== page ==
Secular/Religious Myths of Violence: The Case of Nizārī Ismailis of the Alamūt Period

In: Studia Islamica
View More View Less
  • 1 The Institute of Ismaili Studies, London

Purchase instant access (PDF download and unlimited online access):



Contemporary narratives of violence, particularly in the aftermaths of the most recent expressions of violence by the so-called ‘Islamist’ groups have rekindled the false dichotomy of religious versus secular violence. Such a deforming prism which has also become dominant in political science traces the origins of violence to faith communities in medieval times and, among others, to Nizārī Ismailis, with whom the myth of the assassins have been associated. Despite the ground-breaking works of prominent scholars of Ismaili studies, the myth of the assassins still remains powerful in some disciplines including political theory. This paper deconstructs this narrative and attempts to highlight the agencies of individuals and communities, as human agents, as opposed to essentialist narratives in which faith, or a particular faith, in its abstraction, becomes responsible for the outbreak of violence. Moving beyond reductionist narratives of violence is critical for breaking the vicious cycle of violence which besets human societies around the globe.

  • Badakhchani, S. Jalal, ed. 2011. Dīwān-i qāʾimiyyāt. Tehran: Miras-e Maktoob.

  • Cavanaugh, William T. 2009. The Myth of Religious Violence: Secular Ideology and the Roots of Modern Conflict .New York: Oxford University Press.

    • Search Google Scholar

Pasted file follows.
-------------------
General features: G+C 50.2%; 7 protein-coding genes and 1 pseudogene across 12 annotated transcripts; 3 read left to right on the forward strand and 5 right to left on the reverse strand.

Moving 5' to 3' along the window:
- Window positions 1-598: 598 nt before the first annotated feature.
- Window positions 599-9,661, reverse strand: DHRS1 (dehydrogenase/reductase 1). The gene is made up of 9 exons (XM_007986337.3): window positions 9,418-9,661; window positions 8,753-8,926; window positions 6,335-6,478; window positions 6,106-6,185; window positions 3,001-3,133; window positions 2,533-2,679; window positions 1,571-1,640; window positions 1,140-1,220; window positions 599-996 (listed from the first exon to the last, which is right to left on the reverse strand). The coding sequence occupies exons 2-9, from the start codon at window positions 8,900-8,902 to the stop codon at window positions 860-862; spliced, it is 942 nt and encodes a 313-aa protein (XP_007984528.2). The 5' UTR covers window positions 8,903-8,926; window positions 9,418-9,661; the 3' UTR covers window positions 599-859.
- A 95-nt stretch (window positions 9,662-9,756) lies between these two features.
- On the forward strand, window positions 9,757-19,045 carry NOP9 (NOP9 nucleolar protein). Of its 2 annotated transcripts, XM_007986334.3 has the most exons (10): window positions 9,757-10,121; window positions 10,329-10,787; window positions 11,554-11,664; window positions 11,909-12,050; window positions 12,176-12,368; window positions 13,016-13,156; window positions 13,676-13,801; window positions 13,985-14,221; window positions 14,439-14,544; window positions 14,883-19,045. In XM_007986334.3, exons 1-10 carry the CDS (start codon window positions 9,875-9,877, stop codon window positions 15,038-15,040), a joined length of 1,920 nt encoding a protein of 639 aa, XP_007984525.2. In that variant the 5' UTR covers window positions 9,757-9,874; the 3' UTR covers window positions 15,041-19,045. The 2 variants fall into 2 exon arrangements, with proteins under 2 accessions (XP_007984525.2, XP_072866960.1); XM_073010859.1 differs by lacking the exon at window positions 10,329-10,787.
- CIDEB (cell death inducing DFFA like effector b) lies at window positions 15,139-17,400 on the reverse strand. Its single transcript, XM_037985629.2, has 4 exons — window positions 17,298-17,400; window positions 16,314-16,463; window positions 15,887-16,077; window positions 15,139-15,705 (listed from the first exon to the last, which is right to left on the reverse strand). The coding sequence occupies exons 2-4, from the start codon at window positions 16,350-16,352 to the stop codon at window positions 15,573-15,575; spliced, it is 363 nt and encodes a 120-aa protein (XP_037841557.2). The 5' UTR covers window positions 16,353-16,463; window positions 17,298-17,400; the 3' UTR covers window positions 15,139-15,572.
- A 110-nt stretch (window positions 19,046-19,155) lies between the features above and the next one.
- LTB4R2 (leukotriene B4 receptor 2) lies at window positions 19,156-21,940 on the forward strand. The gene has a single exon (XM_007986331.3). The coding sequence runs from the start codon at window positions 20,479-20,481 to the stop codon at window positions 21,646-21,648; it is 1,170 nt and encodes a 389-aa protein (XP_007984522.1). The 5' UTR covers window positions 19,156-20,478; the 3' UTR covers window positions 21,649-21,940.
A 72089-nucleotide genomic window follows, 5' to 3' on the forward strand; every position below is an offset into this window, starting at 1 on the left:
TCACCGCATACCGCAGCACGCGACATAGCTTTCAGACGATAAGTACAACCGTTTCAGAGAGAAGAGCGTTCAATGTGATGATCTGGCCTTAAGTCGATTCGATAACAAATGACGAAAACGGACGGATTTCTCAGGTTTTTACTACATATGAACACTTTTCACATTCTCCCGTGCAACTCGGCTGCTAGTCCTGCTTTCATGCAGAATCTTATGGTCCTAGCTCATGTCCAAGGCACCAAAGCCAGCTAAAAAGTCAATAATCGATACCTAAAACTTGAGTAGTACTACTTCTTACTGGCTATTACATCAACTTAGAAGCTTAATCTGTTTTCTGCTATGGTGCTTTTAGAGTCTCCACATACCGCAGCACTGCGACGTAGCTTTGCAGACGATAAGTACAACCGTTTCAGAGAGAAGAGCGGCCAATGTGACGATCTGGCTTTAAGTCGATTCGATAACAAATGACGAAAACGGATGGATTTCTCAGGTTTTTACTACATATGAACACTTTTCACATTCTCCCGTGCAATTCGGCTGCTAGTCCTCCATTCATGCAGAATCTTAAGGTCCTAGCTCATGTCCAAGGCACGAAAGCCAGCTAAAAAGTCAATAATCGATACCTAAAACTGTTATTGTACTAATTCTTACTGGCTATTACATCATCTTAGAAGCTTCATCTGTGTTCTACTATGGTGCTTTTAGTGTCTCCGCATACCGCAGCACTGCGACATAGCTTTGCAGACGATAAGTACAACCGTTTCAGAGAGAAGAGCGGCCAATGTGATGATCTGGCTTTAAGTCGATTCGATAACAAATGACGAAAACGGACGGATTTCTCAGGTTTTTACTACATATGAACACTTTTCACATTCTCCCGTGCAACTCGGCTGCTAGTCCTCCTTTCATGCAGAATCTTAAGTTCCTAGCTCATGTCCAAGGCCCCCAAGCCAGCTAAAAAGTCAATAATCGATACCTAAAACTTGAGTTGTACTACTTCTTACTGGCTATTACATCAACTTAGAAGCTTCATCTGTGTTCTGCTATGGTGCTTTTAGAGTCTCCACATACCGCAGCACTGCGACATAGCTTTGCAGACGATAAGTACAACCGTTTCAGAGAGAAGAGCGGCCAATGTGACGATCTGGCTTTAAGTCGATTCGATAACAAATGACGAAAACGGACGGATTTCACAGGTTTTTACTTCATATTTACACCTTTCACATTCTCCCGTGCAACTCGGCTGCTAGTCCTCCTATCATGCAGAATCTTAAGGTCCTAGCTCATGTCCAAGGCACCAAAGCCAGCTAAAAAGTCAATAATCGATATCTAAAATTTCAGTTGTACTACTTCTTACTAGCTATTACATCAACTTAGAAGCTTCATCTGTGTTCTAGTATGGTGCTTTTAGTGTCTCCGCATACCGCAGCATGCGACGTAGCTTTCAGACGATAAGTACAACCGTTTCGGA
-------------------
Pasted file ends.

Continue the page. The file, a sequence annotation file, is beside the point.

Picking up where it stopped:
• Export Citation
  • Chaliand, Gerard and Blin, Arnaud. 2007. The History of Terrorism: From Antiquity to Al Qaeda. Berkley, Los Angeles, London: University of California Press.

    • Search Google Scholar
    • Export Citation
  • Cooper, Barry. 2004. New Political Religions, or, An Analysis of Modern Terrorism. Columbia: University of Missouri Press.

  • Crenshaw, Martha. 1995. Terrorism in Context. University Park, PA: Pennsylvania University Press.

  • Daftary, Farhad. 1994. The Assassin Legends: Myths of the Isma’ilis. London: Tauris

  • Daftary, Farhad. 2004. Ismaili Literature: a Bibliography of Sources and Studies. London and New York: IB Tauris

  • Daftary, Farhad. 2015. Fifty Years in the East: The Memoirs of Wladimir Ivanow. London and New York: IB Tauris.

  • Furedi, Frank. 2013. Authority: A Sociological History. Cambridge: Cambridge University Press.

  • Hodgson, Marshall G. S. 1955. The Order of Assassins; the Struggle of the Early Nizārī Ismāʿīlīs Against the Islamic World. ‘s-Gravenhage: Mouton.

    • Search Google Scholar
    • Export Citation
  • Khan, L. Ali. 2006. A Theory of International Terrorism Understanding Islamic Militancy. Leiden: Martinus Nijhoff Publishers.

  • Lewis, Bernard. 1967. The Assassins: A Radical Sect in Islam. London: Weidenfeld and Nicolson.

  • Mohammad Poor, Daryoush. 2014. Authority without Territory: the Aga Khan Development Network and the Ismaili Imamate. New York: Palgrave Macmillan.

    • Search Google Scholar
    • Export Citation
  • Pape, Robert Anthony. 2005. Dying to Win: the Strategic Logic of Suicide Terrorism. New York: Random House.

  • Rapoport, David C. 1984. “Fear and Trembling: Terrorism in Three Religious Traditions”, The American Political Science Review, Vol. 78, No. 3 (Sep., 1984), pp. 658-677.

    • Search Google Scholar
    • Export Citation
  • Al-Rasheed, Madawi, and Shterin, Marat. 2009. Dying for Faith: Religiously Motivated Violence in the Contemporary World. London: I.B. Tauris.

    • Search Google Scholar
    • Export Citation
  • Stern, Jessica. 2003. Terror in the Name of God: Why Religious Militants Kill. New York: Ecco.

Content Metrics

All Time Past Year Past 30 Days
Abstract Views 966 229 20
Full Text Views 112 37 6
PDF Views & Downloads 71 20 4